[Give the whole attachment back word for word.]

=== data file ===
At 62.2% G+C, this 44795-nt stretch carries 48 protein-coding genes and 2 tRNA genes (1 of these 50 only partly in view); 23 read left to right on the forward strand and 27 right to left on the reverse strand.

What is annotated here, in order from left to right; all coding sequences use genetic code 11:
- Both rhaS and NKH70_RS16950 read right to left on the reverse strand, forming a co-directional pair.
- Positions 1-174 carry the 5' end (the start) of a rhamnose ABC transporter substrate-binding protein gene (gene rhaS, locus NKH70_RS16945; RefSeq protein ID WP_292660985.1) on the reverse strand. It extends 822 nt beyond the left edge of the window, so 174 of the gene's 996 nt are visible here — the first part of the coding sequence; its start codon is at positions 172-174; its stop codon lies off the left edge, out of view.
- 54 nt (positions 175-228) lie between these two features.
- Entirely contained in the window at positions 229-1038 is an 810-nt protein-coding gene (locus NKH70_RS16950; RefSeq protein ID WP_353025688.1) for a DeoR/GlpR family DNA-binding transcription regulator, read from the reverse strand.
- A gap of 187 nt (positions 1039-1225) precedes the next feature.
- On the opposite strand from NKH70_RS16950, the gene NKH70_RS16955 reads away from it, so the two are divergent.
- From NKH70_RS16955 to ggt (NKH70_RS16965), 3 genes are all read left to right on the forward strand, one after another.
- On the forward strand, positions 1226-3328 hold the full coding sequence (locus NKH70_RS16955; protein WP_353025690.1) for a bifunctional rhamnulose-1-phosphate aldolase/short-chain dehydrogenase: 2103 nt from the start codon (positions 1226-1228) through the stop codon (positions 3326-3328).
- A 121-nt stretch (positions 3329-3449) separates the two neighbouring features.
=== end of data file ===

At 62.2% G+C, this 44795-nt stretch carries 48 protein-coding genes and 2 tRNA genes (1 of these 50 only partly in view); 23 read left to right on the forward strand and 27 right to left on the reverse strand.

What is annotated here, in order from left to right; all coding sequences use genetic code 11:
- Both rhaS and NKH70_RS16950 read right to left on the reverse strand, forming a co-directional pair.
- Positions 1-174 carry the 5' end (the start) of a rhamnose ABC transporter substrate-binding protein gene (gene rhaS, locus NKH70_RS16945; RefSeq protein ID WP_292660985.1) on the reverse strand. It extends 822 nt beyond the left edge of the window, so 174 of the gene's 996 nt are visible here — the first part of the coding sequence; its start codon is at positions 172-174; its stop codon lies off the left edge, out of view.
- 54 nt (positions 175-228) lie between these two features.
- Entirely contained in the window at positions 229-1038 is an 810-nt protein-coding gene (locus NKH70_RS16950; RefSeq protein ID WP_353025688.1) for a DeoR/GlpR family DNA-binding transcription regulator, read from the reverse strand.
- A gap of 187 nt (positions 1039-1225) precedes the next feature.
- On the opposite strand from NKH70_RS16950, the gene NKH70_RS16955 reads away from it, so the two are divergent.
- From NKH70_RS16955 to ggt (NKH70_RS16965), 3 genes are all read left to right on the forward strand, one after another.
- On the forward strand, positions 1226-3328 hold the full coding sequence (locus NKH70_RS16955; protein WP_353025690.1) for a bifunctional rhamnulose-1-phosphate aldolase/short-chain dehydrogenase: 2103 nt from the start codon (positions 1226-1228) through the stop codon (positions 3326-3328).
- A 121-nt stretch (positions 3329-3449) separates the two neighbouring features.